By Mickey Dunaway
It was 10:00 a.m. and I was back in my office at the iMac. Sandy was at the hairdresser. Boomer and Chloe were in the den. Soon, both Boomer and Chloe came to visit to make sure I was around if they needed me to get them a treat. Not an unusual set of circumstances.
I was just about to begin a bit of net-surfing when Chloe came bouncing in again. Chloe always bounces. Her bounce, we have concluded, comes from her championship days in the confirmation ring. I thought maybe she was back to see me because I had been on the phone with my brother talking football when she visited before. She was more than a bit peeved. She eased over and put her head on my knee, and when I didn’t respond, she put her front feet in my lap. Not unlike Boomer, but very unlike the little missy.
So I got up, and she headed into the den and toward the sunroom. I paused to check on her water, but she had some. We continued on to the sunroom, and at the backdoor, where stood her son, Boomer.
Chloe and Boomer had conspired to lead me down the garden path. And I fell totally for their canine sneakiness.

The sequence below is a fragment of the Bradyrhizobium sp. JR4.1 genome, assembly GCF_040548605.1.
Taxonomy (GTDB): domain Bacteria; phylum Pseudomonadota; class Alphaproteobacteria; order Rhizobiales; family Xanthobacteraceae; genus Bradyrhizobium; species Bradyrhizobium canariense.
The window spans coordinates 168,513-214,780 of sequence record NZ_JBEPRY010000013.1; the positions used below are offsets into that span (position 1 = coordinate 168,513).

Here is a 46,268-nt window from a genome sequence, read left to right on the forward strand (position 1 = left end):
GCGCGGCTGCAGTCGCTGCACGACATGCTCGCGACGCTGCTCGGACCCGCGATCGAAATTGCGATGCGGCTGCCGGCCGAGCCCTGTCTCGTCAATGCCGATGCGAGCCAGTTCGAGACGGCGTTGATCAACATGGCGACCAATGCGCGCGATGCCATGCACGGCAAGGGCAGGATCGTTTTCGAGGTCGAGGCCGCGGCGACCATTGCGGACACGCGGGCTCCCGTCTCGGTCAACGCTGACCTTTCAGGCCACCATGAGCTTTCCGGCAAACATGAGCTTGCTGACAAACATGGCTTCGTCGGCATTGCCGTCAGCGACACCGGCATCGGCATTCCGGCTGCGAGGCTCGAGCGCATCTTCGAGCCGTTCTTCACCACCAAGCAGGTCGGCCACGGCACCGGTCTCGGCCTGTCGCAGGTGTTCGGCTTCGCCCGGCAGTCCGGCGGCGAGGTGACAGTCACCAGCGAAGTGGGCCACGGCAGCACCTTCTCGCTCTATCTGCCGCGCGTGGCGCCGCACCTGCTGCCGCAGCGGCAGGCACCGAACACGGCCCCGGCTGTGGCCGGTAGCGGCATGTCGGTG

I let them out and stood and watched as they fooled around with no discernable nature’s duty to take care of. So I called them back inside, gave them a treat, and sat down at the laptop on the bar—I was not going back to my office again and give these two geniuses a chance to conspire one more time to demonstrate how much smarter than me they are.
It didn’t matter. Shortly after I sat down, my MacBook had not even entered my Amazon password when Chloe eased up to me at the bar, bumped me with her head, and when I didn’t respond, she gave me her best stink-eye.
I am used to the stink-eye from Boomer—it is his favorite weapon when I watch TV at night. I was warned about the Brittany stink-eye from dog trainer and friend Barb Eudy soon after I brought Boomer home six years ago. However, I thought that surely this weapon was below her ladyship Chloe’s dignity. I was wrong, so I got up—AGAIN—and followed her to the back door again. And there is Boomer waiting again. I don’t know how he got back there without my seeing him, but Boomer can be as stealthy-quiet as snow falling which is a good trait for a bird-dog, but damn frustrating for a bird-dog owner.
Consequently, I let them out again, shut the back door, and under my breath whispered that Boomer could let himself back in when he was good and ready. By the way, Boomer can open doors. I stood at the door for a minute or two to just see what these two schemers were going to do. They looked back at me and then lay down on the grass for a nice mid-morning summer snooze—and, I swear, had smiles on their faces.
Back to the laptop, and 20 minutes later Boomer opened the back door, and he and Chloe headed over to their water dish, which I dutifully filled while they lounged in their backyard.